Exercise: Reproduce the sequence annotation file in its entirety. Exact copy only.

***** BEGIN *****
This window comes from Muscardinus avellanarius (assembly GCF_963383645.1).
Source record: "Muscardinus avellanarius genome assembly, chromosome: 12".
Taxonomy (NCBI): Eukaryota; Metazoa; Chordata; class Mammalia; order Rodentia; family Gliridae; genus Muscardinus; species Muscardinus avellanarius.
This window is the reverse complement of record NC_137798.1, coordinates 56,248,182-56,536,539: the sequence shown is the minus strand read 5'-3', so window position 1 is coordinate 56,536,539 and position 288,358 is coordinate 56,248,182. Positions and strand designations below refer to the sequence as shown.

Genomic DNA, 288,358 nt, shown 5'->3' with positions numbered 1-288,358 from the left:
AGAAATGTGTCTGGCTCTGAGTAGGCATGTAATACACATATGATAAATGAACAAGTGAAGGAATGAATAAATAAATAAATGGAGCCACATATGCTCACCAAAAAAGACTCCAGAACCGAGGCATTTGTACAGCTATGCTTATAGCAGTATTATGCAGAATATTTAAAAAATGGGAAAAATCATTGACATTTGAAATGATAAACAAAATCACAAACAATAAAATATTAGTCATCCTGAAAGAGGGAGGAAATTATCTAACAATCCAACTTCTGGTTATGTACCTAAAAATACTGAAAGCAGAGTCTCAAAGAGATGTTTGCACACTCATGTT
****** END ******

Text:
This window comes from Muscardinus avellanarius (assembly GCF_963383645.1).
Source record: "Muscardinus avellanarius genome assembly, chromosome: 12".
Taxonomy (NCBI): Eukaryota; Metazoa; Chordata; class Mammalia; order Rodentia; family Gliridae; genus Muscardinus; species Muscardinus avellanarius.
This window is the reverse complement of record NC_137798.1, coordinates 56,248,182-56,536,539: the sequence shown is the minus strand read 5'-3', so window position 1 is coordinate 56,536,539 and position 288,358 is coordinate 56,248,182. Positions and strand designations below refer to the sequence as shown.

Genomic DNA, 288,358 nt, shown 5'->3' with positions numbered 1-288,358 from the left:
AGAAATGTGTCTGGCTCTGAGTAGGCATGTAATACACATATGATAAATGAACAAGTGAAGGAATGAATAAATAAATAAATGGAGCCACATATGCTCACCAAAAAAGACTCCAGAACCGAGGCATTTGTACAGCTATGCTTATAGCAGTATTATGCAGAATATTTAAAAAATGGGAAAAATCATTGACATTTGAAATGATAAACAAAATCACAAACAATAAAATATTAGTCATCCTGAAAGAGGGAGGAAATTATCTAACAATCCAACTTCTGGTTATGTACCTAAAAATACTGAAAGCAGAGTCTCAAAGAGATGTTTGCACACTCATGTT